I’ve been wanting to make a color theory and color mixing video for YEARS! I’m so exciting to finally share this video that I made showing you how I mix my colors for art class with tempera paints.
(Watch Part 2 here, where I show you how to mix skin tones using primary colors.)
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If you want to mix along with me, here are the materials you will need.
~ Blick Student Grade Tempera Paint (16oz blue, red, yellow, orange, magenta, violet, green, black, and 32oz white)
~ RAS Tempera Paint – I use this brand in the video but I can’t find it online. I got it at my local art supply store.
~ Crayola Tempera Paint – set of 8 basic colors in 16oz bottles (I used Crayola all the time and it works just as well as RAS)
~ Crayola giant white tempera
~ Other specialty tempera colors – Crayola magenta, Crayola shocking pink
~ Jam jars (we buy Bonne Maman with the gingham lid – they are the perfect size)
~ Plastic knives for stirring and mixing
~ Muffin top pan (for storing jars of paints) or a cardboard box that is no taller than the height of the jars
In this video (above) I show you all my tricks. I begin by showing you the color wheel and talk a little about primary, secondary, and tertiary colors. I show you how to get more opaque colors, and how to mute a color using it’s complementary color on the color wheel. Mixing paints sounds intimidating until you see how easy and foolproof it really is. Start collecting those jam jars!
(Click here if you can’t see the video above.)
Here is a quick color theory and color mixing overview with a few photos from the video.
1. Let’s start with the color wheel. You have your primaries: red, yellow and blue. Then you have your secondaries (the colors that are made by mixing two primaries): orange, purple and green. Lastly, you have your tertiaries. These are the hundreds of colors that are made by mixing one primary and one secondary, which are by far the most beautiful and interesting colors with the best names.
For example: blue + green = teal, red + orange = coral, purple + red = mauve, yellow + green = lime. And on and on. I spend most of my time mixing tertiary colors since the primaries and secondaries come right out of the bottle. You can buy tertiaries out of the bottle, too, but where’s the fun in that? It’s good to learn the theory behind color mixing. You can buy as many colors of paint as you want, but to know how to mix them yourself with just the basics is really satisfying.
2. Here I have mixed the 3 primaries and 3 secondaries. (I actually mixed two different blues, one was cooler and one was warmer.) By “mixed” I mean I added white to all of them. Adding a little white makes them more opaque, which is important when painting on cardboard. We paint on a LOT of cardboard.
3. Now comes the fun part, which is mixing all the tertiary colors. In the video I make teal (blue + green + white), mauve (purple + pink + white), chartreuse (yellow + green + white), coral (orange + red + white), periwinkle (blue + purple + white), pumpkin (orange + drop of blue + white), mustard (yellow + drop of purple + white), and a few more.
The theory behind mixing a “drop of blue” with orange, or a “drop of purple” with yellow has to do with complimentary colors. On the color wheel above, yellow and purple are opposite each other on the color wheel. As are red and green, and blue and orange. The theory is that if you mixed the complementary colors in equal amounts (this term is actually misleading in that normally the word complementary means getting along, but in this case the colors cancel each other out, so I often use the word contrasting instead) — they would make brown. (This is in fact how I make the skin tones in my PART 2 video.) But if you use just a drop of the complementary color, then it mutes the color in a way that you wouldn’t be able to do by adding gray or black.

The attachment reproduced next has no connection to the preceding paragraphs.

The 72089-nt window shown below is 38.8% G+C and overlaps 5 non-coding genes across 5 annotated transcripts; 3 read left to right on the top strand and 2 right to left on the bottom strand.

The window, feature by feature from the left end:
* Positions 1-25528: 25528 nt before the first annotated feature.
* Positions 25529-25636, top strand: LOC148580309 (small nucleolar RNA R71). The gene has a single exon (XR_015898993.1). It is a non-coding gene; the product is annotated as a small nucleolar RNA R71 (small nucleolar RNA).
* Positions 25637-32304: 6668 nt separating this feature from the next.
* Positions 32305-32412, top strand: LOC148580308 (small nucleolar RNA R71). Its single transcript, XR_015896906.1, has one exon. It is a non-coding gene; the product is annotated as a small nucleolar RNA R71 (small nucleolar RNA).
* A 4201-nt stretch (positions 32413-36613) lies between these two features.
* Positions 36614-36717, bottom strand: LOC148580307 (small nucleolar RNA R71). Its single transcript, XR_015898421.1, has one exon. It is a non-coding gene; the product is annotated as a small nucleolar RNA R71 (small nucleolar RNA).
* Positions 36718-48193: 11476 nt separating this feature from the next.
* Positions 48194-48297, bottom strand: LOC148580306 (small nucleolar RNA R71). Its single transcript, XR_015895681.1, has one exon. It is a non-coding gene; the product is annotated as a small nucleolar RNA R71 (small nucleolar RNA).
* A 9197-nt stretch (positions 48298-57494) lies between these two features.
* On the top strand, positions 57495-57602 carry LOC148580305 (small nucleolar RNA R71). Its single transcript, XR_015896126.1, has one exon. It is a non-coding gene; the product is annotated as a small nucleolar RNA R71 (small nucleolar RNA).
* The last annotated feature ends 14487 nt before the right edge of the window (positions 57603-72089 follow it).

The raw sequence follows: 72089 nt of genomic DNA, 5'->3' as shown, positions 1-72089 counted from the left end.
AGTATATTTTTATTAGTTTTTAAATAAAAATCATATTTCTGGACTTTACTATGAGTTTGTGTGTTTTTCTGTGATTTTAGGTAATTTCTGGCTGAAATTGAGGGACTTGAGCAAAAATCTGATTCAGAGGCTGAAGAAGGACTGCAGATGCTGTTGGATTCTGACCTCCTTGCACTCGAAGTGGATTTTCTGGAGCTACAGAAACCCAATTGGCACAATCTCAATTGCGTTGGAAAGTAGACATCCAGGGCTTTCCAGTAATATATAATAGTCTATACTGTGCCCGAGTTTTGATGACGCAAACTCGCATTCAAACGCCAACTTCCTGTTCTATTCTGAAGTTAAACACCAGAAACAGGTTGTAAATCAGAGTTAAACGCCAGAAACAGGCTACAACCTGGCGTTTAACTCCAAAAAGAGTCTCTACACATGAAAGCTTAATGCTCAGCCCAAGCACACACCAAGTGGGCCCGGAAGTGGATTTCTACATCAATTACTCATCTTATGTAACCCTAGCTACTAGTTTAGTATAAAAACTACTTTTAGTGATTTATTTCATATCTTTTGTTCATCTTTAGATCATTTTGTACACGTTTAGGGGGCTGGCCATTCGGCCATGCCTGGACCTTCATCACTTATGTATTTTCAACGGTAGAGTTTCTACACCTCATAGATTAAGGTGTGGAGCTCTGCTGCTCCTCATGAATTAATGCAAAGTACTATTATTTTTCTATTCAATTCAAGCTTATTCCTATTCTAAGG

So adding a drop of purple to yellow makes it mustard, and adding a drop of blue to orange makes it a pumpkin spice, and adding a drop of red to green would make it an olive. This is in fact how I mix my most favorite colors. It’s so fabulous to have a table full of color options for children that aren’t just the usuals. They notice the difference between a bright and a muted orange, and they appreciate learning new vocabulary.
4. Lastly, let’s talk about color families. I like to put out color families for certain projects. If we are printmaking for example, or if I have some very young children who I know will just plop their brush in every color. Putting out a color family prevents paintings from turning greyish and mucky. There is definitely value in letting toddlers mix all the colors, and they do not care at all – it’s all about the process for them. But if you want their paintings to stay brighter, then put out a color family. This means choosing colors on the color wheel that are next to each other, from one primary to the next and everything in between.
So all the colors in between red and yellow are a family (oranges, peach, pinks, mustard). And all the colors in between blue and red are a family (purples, periwinkle, mauve). And so on.
Mixing colors is SO FUN!! And you really can’t go wrong. Just add white and any color becomes beautiful.
And here are some sample of painting on cardboard from art class. You can see how adding white to colors really helps with opacity and coverage.
One last tip: I also always put out a jar of white or off-white and a jar of hot pink (linked up top under the supplies, and yes I mix a little white into the hot pink, too).
Be sure to watch my color mixing PART 2 video where I show you how to mix skin tones from primary colors.
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